Neurotoxicity Research

, Volume 34, Issue 3, pp 733–748 | Cite as

Clearance of Amyloid Beta and Tau in Alzheimer’s Disease: from Mechanisms to Therapy

  • Shu-Hui Xin
  • Lin Tan
  • Xipeng Cao
  • Jin-Tai Yu
  • Lan Tan


Alzheimer’s disease (AD) is the most common neurodegenerative disease. Pathological proteins of AD mainly contain amyloid-beta (Aβ) and tau. Their deposition will lead to neuron damage by a series of pathways, and then induce memory and cognitive impairment. Thus, it is pivotal to understand the clearance pathways of Aβ and tau in order to delay or even halt AD. Aβ clearance mechanisms include ubiquitin–proteasome system, autophagy-lysosome, proteases, microglial phagocytosis, and transport from the brain to the blood via the blood-brain barrier (BBB), arachnoid villi and blood-CSF barrier, which can be named blood circulatory clearance. Recently, lymphatic clearance has been demonstrated to play a key role in transport of Aβ into cervical lymph nodes. The discovery of meningeal lymphatic vessels is another direct evidence for lymphatic clearance in the brain. Furthermore, periphery clearance also contributes to Aβ clearance. Tau clearance is almost the same as Aβ clearance. In this review, we will mainly introduce the clearance mechanisms of Aβ and tau proteins, and summarize corresponding targeted drug therapies for AD.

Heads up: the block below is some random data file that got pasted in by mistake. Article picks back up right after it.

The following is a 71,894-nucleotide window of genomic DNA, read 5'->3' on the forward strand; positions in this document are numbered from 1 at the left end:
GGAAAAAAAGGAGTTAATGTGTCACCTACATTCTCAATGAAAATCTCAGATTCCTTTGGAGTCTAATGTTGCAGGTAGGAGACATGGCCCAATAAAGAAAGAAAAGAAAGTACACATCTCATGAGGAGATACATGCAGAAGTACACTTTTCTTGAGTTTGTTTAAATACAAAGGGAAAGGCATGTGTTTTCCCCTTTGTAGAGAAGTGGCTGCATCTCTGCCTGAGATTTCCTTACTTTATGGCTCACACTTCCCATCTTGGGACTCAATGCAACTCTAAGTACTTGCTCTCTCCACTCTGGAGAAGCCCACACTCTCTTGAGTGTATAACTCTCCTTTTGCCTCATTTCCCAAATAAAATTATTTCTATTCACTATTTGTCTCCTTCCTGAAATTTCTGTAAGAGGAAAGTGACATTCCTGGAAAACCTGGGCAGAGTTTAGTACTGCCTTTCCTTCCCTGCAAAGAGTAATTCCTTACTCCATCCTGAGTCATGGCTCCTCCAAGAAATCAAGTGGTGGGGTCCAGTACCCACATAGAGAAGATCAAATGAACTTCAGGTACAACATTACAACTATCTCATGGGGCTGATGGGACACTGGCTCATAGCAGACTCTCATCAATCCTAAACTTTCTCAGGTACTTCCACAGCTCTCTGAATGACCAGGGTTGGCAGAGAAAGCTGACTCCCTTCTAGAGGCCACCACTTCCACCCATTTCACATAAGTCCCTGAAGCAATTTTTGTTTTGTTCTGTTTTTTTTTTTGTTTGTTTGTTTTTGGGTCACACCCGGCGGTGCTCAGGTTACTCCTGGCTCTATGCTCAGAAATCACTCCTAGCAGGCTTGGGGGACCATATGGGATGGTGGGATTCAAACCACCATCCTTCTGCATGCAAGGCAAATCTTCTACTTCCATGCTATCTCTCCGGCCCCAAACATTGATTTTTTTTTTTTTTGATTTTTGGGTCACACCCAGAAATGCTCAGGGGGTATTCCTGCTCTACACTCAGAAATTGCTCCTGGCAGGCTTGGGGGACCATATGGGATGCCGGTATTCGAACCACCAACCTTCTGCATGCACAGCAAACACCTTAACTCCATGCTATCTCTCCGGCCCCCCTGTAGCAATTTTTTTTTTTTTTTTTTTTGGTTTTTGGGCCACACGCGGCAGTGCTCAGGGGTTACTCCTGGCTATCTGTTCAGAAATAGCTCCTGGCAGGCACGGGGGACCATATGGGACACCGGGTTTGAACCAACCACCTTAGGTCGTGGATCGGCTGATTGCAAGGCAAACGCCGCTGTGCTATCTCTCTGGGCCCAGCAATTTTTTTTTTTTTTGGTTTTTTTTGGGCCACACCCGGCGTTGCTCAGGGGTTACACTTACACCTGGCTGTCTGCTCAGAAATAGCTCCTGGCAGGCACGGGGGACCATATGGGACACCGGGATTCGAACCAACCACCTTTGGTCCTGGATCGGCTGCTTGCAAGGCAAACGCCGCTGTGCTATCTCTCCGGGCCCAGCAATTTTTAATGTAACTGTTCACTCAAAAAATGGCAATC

Alzheimer’s disease Amyloid-beta Tau Blood circulatory clearance Lymphatic clearance Peripheral clearance 



Alzheimer’s disease



Autophagy-lysosome system


Aquaporin 4


ATP-binding cassette C1


Blood-brain barrier


Blood-brain barrier


Cerebrospinal fluid


Docosahexaenoic acid


Eicosapentaenoic acid


Glucose transporter 1


Insulin-degrading enzyme


Interstitial fluid


Lipoprotein receptor protein-1


Matrix metalloproteinases




Phosphatidylinositol-binding clathrin assembly protein




Receptor for advanced glycation end products


Red blood cell


Ubiquitin–proteasome system



This work was supported by grants from the National key projects for research and development of MOST (2016YFC1305800), the Shandong Provincial Outstanding Medical Academic Professional Program, Qingdao Key Health Discipline Development Fund, Qingdao Outstanding Health Professional Development Fund, and Shandong Provincial Collaborative Innovation Center for Neurodegenerative Disorders.

Compliance with Ethical Standards

Conflict of Interest

The authors declare that they have no conflict of interest.


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© Springer Science+Business Media, LLC, part of Springer Nature 2018

Authors and Affiliations

  1. 1.Department of Neurology, Qingdao Municipal Hospital, School of MedicineQingdao UniversityQingdaoChina
  2. 2.Clinical Research Center, Qingdao Municipal HospitalQingdao UniversityQingdaoChina

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